Companies around the globe are rethinking the mantra, “The show must go on.”
As coronavirus numbers continue to grow, so does the number of events and conferences being cancelled. With travel restrictions, concerns about large gatherings and work-from-home policies being put into effect, companies are feeling the strain.
This blog was written in response to the article "Aeroplan, it’s time to stop grabbing back the miles of your inactive customers" by Rob Carrick, that was published on January 14, 2020 on https://www.theglobeandmail.com/
Hard truth: if you’re designing your employee experience (EX) strategies around segmentation by age group, you’re doing it wrong.
In a follow-up to our November blog applauding Starbucks' Black Friday deal and how it used loyalty mechanics to encourage acquisition and habitual behaviors, Scott Robinson and Sayyada Rai put the offer to the test and examined the real-world implications from two points of view.
Starbucks' Black Friday deal shows us that loyalty mechanics can brew good things outside of formal loyalty programs.
From discounts and free shipping to makeovers and workout classes, paid perks are taking off in the loyalty space.
Customer experience (CX) has become a critical focus area for businesses seeking to connect with their customers in meaningful ways and differentiate themselves from their competitors. So popular is the topic of CX, it has its own global day (“CX Day”) to celebrate brands that create great customer experiences.
Employees are the face of your brand. They are the difference between a “good experience” and a “great or differentiated experience”—they are the ones that form emotional bonds, and bring the brand promises to life. Numerous studies, have shown that a positive interaction between a customer and an employee results in enhanced brand perception, likelihood to increase spend and more willingness to forgive brand missteps—small and large.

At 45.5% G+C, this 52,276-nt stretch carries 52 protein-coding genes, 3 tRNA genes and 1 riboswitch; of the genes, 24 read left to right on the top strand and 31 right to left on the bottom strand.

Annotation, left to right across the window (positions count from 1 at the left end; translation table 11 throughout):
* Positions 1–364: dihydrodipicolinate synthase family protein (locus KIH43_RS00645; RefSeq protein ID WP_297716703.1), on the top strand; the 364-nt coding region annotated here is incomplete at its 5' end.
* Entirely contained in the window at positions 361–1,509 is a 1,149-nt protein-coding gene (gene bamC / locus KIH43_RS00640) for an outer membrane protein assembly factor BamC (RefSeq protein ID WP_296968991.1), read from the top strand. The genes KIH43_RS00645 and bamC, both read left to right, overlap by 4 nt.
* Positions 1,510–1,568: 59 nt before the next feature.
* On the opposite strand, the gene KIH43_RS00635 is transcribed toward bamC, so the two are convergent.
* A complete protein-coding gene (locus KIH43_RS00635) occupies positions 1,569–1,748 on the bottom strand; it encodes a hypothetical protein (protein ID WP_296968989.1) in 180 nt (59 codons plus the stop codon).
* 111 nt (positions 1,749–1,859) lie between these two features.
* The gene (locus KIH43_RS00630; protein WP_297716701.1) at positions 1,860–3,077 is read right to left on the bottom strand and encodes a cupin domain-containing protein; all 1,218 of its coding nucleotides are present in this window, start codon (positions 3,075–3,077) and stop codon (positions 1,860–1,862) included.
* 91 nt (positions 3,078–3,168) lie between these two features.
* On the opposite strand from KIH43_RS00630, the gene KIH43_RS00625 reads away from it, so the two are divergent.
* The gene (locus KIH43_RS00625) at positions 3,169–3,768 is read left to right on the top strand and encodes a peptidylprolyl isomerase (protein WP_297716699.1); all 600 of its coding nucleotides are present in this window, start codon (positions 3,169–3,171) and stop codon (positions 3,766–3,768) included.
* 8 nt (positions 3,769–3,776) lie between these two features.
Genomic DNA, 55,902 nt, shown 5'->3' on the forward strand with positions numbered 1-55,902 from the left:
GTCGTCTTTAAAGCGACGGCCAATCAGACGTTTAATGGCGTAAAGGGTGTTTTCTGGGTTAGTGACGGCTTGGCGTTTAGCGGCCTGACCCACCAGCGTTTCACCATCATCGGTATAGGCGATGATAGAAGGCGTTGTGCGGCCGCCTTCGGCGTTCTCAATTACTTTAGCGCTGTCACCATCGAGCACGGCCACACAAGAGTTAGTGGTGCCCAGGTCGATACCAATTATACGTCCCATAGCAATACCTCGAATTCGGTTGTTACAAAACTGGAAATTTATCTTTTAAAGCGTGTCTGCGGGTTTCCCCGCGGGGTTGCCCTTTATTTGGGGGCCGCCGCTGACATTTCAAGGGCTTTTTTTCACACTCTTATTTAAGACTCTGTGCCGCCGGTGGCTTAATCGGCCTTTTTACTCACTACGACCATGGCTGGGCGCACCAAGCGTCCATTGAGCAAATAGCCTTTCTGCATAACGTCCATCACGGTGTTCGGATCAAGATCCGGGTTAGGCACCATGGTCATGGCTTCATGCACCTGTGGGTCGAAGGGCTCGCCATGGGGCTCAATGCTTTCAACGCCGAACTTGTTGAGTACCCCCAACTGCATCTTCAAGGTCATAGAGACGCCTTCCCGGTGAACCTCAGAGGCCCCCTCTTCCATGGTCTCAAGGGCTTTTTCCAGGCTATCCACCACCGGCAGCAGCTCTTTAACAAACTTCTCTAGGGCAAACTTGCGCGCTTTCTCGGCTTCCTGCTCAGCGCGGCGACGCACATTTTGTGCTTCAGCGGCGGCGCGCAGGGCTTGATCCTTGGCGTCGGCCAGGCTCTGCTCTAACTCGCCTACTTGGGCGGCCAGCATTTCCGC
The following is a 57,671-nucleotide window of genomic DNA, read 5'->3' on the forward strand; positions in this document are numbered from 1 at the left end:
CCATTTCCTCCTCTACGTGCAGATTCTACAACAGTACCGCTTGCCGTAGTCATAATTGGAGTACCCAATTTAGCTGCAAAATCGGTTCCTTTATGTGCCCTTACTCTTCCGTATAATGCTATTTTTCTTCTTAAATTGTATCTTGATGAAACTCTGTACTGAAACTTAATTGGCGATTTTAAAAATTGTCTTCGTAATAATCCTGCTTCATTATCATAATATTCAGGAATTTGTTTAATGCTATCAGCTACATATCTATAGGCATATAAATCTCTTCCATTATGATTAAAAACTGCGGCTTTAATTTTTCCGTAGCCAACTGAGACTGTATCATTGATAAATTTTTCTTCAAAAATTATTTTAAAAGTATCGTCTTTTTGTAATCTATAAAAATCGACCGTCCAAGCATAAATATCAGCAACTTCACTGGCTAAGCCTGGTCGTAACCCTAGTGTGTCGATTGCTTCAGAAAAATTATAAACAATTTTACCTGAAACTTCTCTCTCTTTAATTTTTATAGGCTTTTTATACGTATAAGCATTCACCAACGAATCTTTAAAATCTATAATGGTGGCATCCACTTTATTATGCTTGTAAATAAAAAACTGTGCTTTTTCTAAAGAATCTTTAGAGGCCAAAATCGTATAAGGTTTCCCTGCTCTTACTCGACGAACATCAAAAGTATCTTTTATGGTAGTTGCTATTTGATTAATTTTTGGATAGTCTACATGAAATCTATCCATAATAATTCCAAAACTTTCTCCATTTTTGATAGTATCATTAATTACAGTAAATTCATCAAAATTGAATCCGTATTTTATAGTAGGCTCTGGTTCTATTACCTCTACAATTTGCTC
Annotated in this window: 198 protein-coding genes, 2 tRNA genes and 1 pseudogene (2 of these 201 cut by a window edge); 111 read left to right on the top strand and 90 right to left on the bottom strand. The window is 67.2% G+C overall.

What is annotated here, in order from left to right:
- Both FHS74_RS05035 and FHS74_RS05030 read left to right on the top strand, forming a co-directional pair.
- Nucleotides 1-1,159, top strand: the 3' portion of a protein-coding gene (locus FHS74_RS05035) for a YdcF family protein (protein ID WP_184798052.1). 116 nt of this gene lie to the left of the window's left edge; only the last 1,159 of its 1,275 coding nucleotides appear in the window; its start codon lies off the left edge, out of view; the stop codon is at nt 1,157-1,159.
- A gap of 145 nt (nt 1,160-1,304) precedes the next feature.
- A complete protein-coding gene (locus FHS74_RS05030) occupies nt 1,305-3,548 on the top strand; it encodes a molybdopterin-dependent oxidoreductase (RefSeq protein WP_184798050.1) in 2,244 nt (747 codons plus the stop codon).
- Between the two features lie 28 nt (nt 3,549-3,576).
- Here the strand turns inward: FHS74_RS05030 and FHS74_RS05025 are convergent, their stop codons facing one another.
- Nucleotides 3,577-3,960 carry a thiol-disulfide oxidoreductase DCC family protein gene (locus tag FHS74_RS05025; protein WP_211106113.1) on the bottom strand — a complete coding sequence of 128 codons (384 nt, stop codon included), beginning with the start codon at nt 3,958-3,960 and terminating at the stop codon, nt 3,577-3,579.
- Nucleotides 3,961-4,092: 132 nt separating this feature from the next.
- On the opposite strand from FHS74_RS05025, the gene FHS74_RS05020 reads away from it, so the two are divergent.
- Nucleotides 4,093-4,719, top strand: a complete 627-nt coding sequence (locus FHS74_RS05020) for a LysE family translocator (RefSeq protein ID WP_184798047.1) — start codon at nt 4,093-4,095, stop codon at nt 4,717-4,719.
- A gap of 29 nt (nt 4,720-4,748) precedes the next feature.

Bottom line: employees can’t be replicated.
It’s one thing for Bond to say good things about ourselves and highlight our capabilities, like we might do when we get acquainted with prospective new clients and partners. It's quite another when an independent, authoritative third party names us a leader, which we believe validates our experience and expertise.
During a recent retail co-branded credit card client engagement, it became clear to me that retail co-branded credit cards are generally behind their bank credit card counterparts when it comes to the utilization of digital channels for the purposes of securing new cardholders. It is time for retail co-branded credit cards to take notice and actively explore and utilize digital channels to extend their reach to where their potential cardholders reside. It is increasingly important to communicate and reach out to consumer cohorts differentially, as seen in Bond’s Loyalty Report 2019.